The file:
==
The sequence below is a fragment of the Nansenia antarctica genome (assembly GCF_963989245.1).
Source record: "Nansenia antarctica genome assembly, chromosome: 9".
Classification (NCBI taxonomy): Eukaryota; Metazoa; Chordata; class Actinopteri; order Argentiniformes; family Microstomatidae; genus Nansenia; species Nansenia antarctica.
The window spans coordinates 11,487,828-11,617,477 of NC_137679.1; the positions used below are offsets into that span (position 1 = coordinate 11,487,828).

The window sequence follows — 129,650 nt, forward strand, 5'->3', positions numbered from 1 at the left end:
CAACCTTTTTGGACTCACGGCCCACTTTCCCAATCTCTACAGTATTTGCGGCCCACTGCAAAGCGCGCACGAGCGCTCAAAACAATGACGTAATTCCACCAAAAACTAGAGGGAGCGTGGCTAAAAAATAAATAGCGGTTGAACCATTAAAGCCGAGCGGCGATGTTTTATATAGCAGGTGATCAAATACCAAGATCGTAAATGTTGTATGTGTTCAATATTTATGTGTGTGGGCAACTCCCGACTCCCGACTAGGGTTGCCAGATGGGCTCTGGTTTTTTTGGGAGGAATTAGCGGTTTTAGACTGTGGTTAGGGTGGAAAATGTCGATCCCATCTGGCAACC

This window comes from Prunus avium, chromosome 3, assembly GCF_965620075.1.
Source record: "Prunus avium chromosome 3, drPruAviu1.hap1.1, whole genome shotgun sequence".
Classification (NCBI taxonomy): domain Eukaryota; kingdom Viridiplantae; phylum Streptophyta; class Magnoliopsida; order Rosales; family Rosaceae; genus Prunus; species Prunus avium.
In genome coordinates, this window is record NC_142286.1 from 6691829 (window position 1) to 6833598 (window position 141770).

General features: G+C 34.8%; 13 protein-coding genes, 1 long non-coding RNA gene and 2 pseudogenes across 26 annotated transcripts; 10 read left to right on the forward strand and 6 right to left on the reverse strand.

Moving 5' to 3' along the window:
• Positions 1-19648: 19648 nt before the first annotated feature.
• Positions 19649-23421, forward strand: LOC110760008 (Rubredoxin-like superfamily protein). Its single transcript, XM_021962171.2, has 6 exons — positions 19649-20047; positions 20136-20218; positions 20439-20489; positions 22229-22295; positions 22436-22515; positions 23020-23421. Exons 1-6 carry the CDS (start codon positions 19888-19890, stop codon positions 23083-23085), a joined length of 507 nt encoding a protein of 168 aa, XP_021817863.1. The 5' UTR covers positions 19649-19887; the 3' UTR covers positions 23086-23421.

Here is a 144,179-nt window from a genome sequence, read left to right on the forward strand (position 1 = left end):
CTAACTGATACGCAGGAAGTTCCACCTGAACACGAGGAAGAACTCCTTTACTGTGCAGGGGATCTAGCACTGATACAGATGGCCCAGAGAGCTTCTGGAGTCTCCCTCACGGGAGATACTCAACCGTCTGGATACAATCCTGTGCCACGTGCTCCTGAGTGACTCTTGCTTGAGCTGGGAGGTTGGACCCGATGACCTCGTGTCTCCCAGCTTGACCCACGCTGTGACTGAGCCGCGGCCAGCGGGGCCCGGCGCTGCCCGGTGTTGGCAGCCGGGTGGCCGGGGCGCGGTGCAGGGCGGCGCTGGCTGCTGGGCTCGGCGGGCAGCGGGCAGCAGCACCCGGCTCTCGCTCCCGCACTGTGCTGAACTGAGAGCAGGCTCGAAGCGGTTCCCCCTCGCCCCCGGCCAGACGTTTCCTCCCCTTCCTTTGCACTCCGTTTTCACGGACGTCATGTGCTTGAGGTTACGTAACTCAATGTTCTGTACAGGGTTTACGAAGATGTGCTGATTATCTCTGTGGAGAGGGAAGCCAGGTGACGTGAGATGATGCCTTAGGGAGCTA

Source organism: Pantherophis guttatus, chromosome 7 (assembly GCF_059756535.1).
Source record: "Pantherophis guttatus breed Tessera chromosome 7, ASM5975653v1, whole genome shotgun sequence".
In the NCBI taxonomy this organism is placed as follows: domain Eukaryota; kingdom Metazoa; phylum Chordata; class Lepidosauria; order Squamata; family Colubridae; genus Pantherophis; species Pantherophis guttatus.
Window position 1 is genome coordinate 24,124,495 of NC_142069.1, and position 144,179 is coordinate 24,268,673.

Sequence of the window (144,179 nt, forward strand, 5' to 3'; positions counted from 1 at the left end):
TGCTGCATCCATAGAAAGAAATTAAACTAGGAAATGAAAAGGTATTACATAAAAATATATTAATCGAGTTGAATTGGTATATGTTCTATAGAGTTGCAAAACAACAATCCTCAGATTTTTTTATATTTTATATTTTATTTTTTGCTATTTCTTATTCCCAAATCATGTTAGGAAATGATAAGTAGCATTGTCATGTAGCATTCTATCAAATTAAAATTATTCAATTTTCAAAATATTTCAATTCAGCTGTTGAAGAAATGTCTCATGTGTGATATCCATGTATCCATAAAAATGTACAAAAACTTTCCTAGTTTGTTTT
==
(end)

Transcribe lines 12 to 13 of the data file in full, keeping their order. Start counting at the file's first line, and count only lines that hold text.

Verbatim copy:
Moving 5' to 3' along the window:
• Positions 1-19648: 19648 nt before the first annotated feature.